Part of the Iconic Stamp series. Click here to see the full list of Iconic Stamps.
Although the provision of adhesive postage stamps for use in India was considered as early as 1850, and local issues for distant Scind province were introduced by its Governor Sir Bartle Frere in 1852, no serious progress was made in the capital, Calcutta, until early 1854.
The key figure was the deputy Surveyor-general of the Survey of India, Capt. H.L. Thuillier, who undertook to print the large quantities of stamps that would be needed, using the relatively modern lithographic process. This employed specially prepared blocks of stone, and depended on the principle that oil and water do not mix. The master designs were engraved on copper, but had to be transferred to the printing stones via paper cut-outs – a very delicate operation.
After a series of sometimes disastrous experiments, sufficient supplies of blue ½ anna and red 1anna stamps were produced in sheets of 96, ready to go on sale 1 October. A higher value 4 anna stamp was also planned.
The 1854 4 anna of India is a stamp like no other. With its red octagonal frame (the distinctive shape suggested by the current 6d, 10d and 1s embossed stamps of Great Britain) and blue central head of Queen Victoria, it was the first bicoloured stamp of the British Empire, and of course it had to be printed at two operations. The red frames were printed first, the sheets allowed to dry, and then the blue heads were added on the next day. This was a laborious business, especially when it is realised that the original small sheets contained only 12 stamps each, arranged in three rows of four on a grid of wavy lines and rosettes.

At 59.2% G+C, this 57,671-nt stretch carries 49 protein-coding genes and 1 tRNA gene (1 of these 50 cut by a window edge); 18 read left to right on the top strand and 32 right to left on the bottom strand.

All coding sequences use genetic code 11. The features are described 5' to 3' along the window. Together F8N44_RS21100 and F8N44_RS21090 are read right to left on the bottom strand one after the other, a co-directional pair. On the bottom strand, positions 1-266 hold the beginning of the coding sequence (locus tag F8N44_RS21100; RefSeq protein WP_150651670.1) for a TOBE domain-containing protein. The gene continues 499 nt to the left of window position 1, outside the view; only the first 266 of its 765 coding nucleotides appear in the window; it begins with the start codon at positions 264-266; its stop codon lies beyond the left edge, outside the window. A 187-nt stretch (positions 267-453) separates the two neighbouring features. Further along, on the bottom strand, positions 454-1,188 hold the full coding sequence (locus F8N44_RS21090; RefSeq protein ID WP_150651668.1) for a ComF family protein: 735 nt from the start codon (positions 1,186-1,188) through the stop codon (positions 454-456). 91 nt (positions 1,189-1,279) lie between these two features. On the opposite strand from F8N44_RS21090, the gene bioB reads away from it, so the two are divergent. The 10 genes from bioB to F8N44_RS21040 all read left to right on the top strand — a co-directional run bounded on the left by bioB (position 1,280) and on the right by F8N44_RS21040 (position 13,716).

Yet such was Thuillier’s energy that when the go-ahead was finally received on 12 October, he managed to get enough printed for them to go on sale three days later. It was not until 1890 that it was discovered that this great haste had resulted in some errors slipping through unnoticed, namely stamps with INVERTED HEAD, of which 28 examples are now known to exist. Not surprisingly, these have an almost legendary status today, and are regarded as the greatest of Indian classic rarities, even though Thuillier himself would have been deeply embarrassed by their survival.
These locally printed and imperforate lithographed stamps were only ever intended as a temporary measure, until De La Rue in London could start production of permanent perforated issues, but they had a life of two or three years, with further Calcutta printings in 1855. They have fascinated collectors ever since, and many have devoted themselves to their study.
In total there were five separate printings of the famous 4 anna, for the last two of which the number of stamps in each sheet was increased from 12 to 24, with the wide spacing between impressions reduced and the original fancy grid abandoned. Details of both frame and head also underwent subtle changes through these printings, as the copper die had to be successively re-engraved. Yet just that one die, engraved for Thuillier by one Munirooddin, was ultimately the source of over one and a half million of the bicoloured 4 anna.
The full list of Iconic Stamps
- Penny Black – Great Britain 1840
- £5 Orange – Great Britain 1882
- “Seahorse” High Values – Great Britain 1913
- Postal Union Congress (PUC) £1 – Great Britain 1929
- “Wilding” Definitives – Great Britain 1952
- “Machin” Definitives – Great Britain 1967
- Four Annas – India 1854
- The ‘Camel Postman’ – Sudan 1898
- Five Shillings Penguin – Falkland Islands 1933
- Royal Silver Wedding – Commonwealth 1948